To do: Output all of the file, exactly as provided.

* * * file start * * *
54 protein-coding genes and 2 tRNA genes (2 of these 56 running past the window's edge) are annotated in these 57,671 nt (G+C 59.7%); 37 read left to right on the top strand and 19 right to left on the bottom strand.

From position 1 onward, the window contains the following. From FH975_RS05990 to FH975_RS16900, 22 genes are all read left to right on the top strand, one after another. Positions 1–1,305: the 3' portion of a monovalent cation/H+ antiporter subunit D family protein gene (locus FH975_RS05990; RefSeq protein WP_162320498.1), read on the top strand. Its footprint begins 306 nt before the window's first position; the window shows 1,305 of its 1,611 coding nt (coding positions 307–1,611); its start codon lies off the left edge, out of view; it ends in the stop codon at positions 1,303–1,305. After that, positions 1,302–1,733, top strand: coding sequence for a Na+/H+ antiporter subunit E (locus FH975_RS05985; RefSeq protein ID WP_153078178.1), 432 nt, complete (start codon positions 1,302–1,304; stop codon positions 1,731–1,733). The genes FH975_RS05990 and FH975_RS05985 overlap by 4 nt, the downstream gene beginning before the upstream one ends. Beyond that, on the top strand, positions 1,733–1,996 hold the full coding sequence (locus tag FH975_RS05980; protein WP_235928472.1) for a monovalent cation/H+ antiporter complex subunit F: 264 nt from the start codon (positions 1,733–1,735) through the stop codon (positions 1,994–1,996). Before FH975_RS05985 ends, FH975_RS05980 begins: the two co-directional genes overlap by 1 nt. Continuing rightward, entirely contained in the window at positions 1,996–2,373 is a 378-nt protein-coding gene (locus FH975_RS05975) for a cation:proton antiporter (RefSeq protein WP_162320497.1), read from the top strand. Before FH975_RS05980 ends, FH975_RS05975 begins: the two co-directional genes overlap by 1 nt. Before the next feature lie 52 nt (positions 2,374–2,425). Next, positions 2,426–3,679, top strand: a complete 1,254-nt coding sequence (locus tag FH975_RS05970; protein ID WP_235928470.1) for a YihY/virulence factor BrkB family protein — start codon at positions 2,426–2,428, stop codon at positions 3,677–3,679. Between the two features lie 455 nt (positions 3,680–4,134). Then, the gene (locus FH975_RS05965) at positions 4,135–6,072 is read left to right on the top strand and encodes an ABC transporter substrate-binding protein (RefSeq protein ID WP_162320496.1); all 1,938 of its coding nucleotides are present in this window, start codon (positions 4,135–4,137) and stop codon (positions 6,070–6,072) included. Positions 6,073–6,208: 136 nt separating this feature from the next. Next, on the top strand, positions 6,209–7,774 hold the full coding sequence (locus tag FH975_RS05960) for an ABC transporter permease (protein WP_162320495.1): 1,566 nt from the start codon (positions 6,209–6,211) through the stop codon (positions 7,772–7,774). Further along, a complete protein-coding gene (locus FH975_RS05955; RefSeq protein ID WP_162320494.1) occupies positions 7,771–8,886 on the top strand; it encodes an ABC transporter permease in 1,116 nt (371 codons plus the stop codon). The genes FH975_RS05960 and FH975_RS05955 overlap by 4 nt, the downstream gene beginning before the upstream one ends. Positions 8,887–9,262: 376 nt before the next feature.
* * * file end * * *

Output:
54 protein-coding genes and 2 tRNA genes (2 of these 56 running past the window's edge) are annotated in these 57,671 nt (G+C 59.7%); 37 read left to right on the top strand and 19 right to left on the bottom strand.

From position 1 onward, the window contains the following. From FH975_RS05990 to FH975_RS16900, 22 genes are all read left to right on the top strand, one after another. Positions 1–1,305: the 3' portion of a monovalent cation/H+ antiporter subunit D family protein gene (locus FH975_RS05990; RefSeq protein WP_162320498.1), read on the top strand. Its footprint begins 306 nt before the window's first position; the window shows 1,305 of its 1,611 coding nt (coding positions 307–1,611); its start codon lies off the left edge, out of view; it ends in the stop codon at positions 1,303–1,305. After that, positions 1,302–1,733, top strand: coding sequence for a Na+/H+ antiporter subunit E (locus FH975_RS05985; RefSeq protein ID WP_153078178.1), 432 nt, complete (start codon positions 1,302–1,304; stop codon positions 1,731–1,733). The genes FH975_RS05990 and FH975_RS05985 overlap by 4 nt, the downstream gene beginning before the upstream one ends. Beyond that, on the top strand, positions 1,733–1,996 hold the full coding sequence (locus tag FH975_RS05980; protein WP_235928472.1) for a monovalent cation/H+ antiporter complex subunit F: 264 nt from the start codon (positions 1,733–1,735) through the stop codon (positions 1,994–1,996). Before FH975_RS05985 ends, FH975_RS05980 begins: the two co-directional genes overlap by 1 nt. Continuing rightward, entirely contained in the window at positions 1,996–2,373 is a 378-nt protein-coding gene (locus FH975_RS05975) for a cation:proton antiporter (RefSeq protein WP_162320497.1), read from the top strand. Before FH975_RS05980 ends, FH975_RS05975 begins: the two co-directional genes overlap by 1 nt. Before the next feature lie 52 nt (positions 2,374–2,425). Next, positions 2,426–3,679, top strand: a complete 1,254-nt coding sequence (locus tag FH975_RS05970; protein ID WP_235928470.1) for a YihY/virulence factor BrkB family protein — start codon at positions 2,426–2,428, stop codon at positions 3,677–3,679. Between the two features lie 455 nt (positions 3,680–4,134). Then, the gene (locus FH975_RS05965) at positions 4,135–6,072 is read left to right on the top strand and encodes an ABC transporter substrate-binding protein (RefSeq protein ID WP_162320496.1); all 1,938 of its coding nucleotides are present in this window, start codon (positions 4,135–4,137) and stop codon (positions 6,070–6,072) included. Positions 6,073–6,208: 136 nt separating this feature from the next. Next, on the top strand, positions 6,209–7,774 hold the full coding sequence (locus tag FH975_RS05960) for an ABC transporter permease (protein WP_162320495.1): 1,566 nt from the start codon (positions 6,209–6,211) through the stop codon (positions 7,772–7,774). Further along, a complete protein-coding gene (locus FH975_RS05955; RefSeq protein ID WP_162320494.1) occupies positions 7,771–8,886 on the top strand; it encodes an ABC transporter permease in 1,116 nt (371 codons plus the stop codon). The genes FH975_RS05960 and FH975_RS05955 overlap by 4 nt, the downstream gene beginning before the upstream one ends. Positions 8,887–9,262: 376 nt before the next feature.